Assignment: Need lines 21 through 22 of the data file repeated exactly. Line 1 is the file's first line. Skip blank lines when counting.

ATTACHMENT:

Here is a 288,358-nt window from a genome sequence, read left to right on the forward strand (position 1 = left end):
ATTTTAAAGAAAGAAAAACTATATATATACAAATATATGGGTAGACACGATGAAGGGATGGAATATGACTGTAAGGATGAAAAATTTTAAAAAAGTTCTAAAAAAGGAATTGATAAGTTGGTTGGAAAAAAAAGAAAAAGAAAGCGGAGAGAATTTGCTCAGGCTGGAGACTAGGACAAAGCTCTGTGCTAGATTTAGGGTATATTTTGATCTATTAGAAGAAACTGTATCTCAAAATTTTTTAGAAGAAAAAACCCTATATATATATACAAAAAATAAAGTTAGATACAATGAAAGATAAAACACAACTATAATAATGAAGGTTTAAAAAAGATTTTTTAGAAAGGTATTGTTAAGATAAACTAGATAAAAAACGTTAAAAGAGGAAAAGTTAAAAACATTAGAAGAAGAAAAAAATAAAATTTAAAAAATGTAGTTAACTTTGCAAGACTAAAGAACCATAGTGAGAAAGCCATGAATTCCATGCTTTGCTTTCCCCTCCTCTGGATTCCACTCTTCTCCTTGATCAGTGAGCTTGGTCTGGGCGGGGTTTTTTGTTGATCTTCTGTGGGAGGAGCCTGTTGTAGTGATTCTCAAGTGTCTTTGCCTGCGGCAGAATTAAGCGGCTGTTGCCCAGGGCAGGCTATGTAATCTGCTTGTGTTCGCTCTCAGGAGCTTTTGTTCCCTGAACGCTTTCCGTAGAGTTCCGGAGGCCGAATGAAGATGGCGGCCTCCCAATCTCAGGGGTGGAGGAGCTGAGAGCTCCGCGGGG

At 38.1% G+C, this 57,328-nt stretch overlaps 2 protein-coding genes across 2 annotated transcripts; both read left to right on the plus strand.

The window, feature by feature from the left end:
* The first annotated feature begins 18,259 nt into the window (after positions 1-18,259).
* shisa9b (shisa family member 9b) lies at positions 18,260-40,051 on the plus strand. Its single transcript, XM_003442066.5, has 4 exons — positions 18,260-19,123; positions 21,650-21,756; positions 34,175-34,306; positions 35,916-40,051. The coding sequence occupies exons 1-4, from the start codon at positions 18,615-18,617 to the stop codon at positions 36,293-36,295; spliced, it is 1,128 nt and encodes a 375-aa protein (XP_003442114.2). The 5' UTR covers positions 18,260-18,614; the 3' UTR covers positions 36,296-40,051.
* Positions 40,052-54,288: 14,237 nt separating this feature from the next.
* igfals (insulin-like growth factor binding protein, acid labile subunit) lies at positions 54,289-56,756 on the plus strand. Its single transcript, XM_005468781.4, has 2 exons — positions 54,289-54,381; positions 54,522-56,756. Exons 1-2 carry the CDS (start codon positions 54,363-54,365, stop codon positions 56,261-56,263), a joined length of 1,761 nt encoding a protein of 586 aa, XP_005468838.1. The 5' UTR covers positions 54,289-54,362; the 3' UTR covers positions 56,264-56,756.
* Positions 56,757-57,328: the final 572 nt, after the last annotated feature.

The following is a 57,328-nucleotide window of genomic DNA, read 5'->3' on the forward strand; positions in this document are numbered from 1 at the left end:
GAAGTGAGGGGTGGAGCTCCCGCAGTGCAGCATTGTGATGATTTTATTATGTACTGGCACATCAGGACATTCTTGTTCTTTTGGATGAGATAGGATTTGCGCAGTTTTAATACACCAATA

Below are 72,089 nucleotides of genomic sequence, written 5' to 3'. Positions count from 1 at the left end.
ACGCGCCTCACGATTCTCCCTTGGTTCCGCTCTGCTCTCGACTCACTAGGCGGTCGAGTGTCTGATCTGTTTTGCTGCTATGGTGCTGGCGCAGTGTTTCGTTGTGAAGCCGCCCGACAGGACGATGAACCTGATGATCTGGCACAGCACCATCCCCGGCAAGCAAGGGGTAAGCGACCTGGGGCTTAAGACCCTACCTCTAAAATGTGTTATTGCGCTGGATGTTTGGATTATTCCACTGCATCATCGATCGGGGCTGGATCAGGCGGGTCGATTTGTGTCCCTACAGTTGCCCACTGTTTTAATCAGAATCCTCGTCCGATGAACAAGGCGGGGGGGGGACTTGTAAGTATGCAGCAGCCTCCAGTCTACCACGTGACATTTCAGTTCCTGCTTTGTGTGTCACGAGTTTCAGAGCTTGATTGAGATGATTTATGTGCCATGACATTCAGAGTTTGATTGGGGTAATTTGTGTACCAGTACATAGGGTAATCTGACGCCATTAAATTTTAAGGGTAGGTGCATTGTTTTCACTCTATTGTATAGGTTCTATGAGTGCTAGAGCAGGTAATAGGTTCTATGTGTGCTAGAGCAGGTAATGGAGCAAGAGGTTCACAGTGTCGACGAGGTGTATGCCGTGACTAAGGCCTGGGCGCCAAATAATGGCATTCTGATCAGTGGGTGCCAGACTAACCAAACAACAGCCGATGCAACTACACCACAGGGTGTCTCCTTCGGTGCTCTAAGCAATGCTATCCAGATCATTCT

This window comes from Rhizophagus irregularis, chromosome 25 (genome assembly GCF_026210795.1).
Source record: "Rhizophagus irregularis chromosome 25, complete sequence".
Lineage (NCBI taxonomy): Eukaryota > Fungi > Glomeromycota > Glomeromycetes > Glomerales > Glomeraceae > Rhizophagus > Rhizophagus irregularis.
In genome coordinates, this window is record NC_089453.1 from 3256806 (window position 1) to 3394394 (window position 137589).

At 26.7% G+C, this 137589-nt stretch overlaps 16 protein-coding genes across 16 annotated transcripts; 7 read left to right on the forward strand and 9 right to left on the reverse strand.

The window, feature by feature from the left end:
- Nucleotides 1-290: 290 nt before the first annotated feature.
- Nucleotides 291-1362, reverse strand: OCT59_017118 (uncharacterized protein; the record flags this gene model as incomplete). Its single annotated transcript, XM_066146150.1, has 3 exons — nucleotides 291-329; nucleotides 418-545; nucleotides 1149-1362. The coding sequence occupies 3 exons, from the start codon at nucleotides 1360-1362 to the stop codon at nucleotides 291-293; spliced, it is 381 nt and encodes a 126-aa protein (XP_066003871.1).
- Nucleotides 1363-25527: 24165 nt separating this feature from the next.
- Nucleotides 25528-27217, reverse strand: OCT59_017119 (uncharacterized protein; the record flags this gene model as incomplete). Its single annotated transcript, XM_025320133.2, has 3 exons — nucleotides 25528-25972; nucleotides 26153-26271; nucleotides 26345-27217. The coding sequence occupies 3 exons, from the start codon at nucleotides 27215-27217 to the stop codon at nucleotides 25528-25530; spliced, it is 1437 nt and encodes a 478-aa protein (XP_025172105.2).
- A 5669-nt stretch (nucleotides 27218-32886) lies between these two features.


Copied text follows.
- Nucleotides 291-1362, reverse strand: OCT59_017118 (uncharacterized protein; the record flags this gene model as incomplete). Its single annotated transcript, XM_066146150.1, has 3 exons — nucleotides 291-329; nucleotides 418-545; nucleotides 1149-1362. The coding sequence occupies 3 exons, from the start codon at nucleotides 1360-1362 to the stop codon at nucleotides 291-293; spliced, it is 381 nt and encodes a 126-aa protein (XP_066003871.1).
- Nucleotides 1363-25527: 24165 nt separating this feature from the next.